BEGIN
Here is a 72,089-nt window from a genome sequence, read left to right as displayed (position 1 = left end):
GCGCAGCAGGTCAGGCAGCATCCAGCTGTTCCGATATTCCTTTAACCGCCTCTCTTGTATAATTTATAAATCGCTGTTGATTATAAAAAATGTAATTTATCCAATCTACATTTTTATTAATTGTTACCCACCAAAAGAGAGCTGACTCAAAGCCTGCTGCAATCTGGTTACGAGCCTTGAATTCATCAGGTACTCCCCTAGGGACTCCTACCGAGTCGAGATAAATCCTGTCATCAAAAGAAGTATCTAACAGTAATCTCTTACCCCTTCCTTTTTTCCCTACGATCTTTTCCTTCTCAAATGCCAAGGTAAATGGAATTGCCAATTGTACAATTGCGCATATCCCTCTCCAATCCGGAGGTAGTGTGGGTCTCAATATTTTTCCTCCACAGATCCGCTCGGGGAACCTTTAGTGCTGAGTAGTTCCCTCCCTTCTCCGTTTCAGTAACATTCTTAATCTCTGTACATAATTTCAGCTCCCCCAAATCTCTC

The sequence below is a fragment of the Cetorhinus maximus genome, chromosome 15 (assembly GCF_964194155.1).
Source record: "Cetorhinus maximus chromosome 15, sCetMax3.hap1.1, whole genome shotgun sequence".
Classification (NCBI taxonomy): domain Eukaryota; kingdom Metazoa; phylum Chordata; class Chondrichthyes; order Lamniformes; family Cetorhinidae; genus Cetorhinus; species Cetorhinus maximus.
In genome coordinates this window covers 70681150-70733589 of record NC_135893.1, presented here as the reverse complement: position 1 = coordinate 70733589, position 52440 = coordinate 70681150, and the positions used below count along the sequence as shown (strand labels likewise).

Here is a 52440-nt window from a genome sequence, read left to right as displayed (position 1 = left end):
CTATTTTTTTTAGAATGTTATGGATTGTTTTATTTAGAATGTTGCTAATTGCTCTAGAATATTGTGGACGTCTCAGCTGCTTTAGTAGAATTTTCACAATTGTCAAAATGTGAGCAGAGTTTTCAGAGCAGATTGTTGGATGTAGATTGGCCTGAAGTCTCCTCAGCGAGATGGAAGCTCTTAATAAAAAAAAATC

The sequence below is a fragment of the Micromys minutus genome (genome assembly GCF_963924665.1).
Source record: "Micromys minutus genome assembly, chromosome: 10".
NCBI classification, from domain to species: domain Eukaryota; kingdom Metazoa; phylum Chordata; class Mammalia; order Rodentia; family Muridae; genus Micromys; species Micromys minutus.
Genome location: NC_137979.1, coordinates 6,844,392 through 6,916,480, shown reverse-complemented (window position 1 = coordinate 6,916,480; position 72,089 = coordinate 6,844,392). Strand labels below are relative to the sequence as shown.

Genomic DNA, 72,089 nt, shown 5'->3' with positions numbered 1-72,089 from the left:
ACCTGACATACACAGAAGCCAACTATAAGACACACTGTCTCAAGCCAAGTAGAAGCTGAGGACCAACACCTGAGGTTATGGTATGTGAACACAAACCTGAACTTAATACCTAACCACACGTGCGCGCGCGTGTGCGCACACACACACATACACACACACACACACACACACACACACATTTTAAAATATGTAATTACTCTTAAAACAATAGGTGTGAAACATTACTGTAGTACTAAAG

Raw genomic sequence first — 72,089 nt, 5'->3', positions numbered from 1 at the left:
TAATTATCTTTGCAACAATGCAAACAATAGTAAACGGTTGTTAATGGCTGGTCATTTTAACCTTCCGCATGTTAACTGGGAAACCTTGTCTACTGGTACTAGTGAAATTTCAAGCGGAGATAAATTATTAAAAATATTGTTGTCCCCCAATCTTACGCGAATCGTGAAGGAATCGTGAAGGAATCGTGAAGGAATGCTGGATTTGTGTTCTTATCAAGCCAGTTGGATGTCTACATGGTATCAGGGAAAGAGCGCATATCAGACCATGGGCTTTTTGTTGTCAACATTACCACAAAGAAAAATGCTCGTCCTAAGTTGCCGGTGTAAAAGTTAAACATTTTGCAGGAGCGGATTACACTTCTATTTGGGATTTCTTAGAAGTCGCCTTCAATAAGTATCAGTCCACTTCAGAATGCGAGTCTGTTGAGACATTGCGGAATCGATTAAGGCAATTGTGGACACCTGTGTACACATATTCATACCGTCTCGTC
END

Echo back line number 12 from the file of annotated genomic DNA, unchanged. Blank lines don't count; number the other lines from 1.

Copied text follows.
Genome location: NC_137979.1, coordinates 6,844,392 through 6,916,480, shown reverse-complemented (window position 1 = coordinate 6,916,480; position 72,089 = coordinate 6,844,392). Strand labels below are relative to the sequence as shown.